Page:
In the past few weeks, Cyprus has successfully distanced itself from Greece while the latter slipped further towards either default or exit from the eurozone (Grexit). The main demonstration of this was the successful issuance in late April of a seven-year, €1-billion-euro bond at a yield of 4%.
As noted to subscribers in my January report, it looks as though Cyprus is already suffering from the risk I had identified as “reputation contagion”, a risk that has more to do with perceptions than fundamentals but which can have very serious consequences.
The likelihood of left-wing Syriza coming first in the snap Greek elections due on January 25 has again raised the prospect of “Grexit” – Greece’s exit from the eurozone.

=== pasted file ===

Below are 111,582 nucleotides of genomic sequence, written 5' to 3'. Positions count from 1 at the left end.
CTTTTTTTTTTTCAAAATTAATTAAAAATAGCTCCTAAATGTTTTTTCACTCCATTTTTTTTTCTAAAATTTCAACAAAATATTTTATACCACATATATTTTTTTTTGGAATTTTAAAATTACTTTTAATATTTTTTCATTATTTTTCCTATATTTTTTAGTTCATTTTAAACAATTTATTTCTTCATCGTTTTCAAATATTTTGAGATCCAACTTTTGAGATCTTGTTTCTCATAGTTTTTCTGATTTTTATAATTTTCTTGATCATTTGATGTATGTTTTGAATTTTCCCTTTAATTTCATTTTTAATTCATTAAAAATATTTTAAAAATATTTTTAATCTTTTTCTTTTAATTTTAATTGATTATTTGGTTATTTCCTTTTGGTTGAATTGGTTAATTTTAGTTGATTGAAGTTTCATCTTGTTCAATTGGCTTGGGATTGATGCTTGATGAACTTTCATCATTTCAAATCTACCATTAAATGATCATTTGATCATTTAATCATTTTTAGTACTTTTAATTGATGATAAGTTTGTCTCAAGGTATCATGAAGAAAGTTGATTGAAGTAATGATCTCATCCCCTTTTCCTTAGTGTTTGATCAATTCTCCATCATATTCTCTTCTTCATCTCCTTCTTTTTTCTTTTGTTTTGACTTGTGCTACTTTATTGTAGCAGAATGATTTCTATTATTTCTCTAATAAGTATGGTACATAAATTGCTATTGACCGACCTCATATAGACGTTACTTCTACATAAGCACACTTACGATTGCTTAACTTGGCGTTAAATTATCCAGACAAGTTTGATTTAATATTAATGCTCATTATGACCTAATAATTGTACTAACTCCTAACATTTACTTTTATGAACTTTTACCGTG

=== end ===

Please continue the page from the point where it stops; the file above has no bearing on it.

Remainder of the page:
If Greece falls out of the eurozone it is likely to see a massive devaluation that would increase the size of what would become foreign-currency, euro-denominated debt.
When Argentina broke from its hard peg to the US dollar, its currency dropped 75%. This means that Greece’s euro-denominated debt could treble in size.
For Cyprus in particular, there are two key reasons why the economy is less vulnerable today.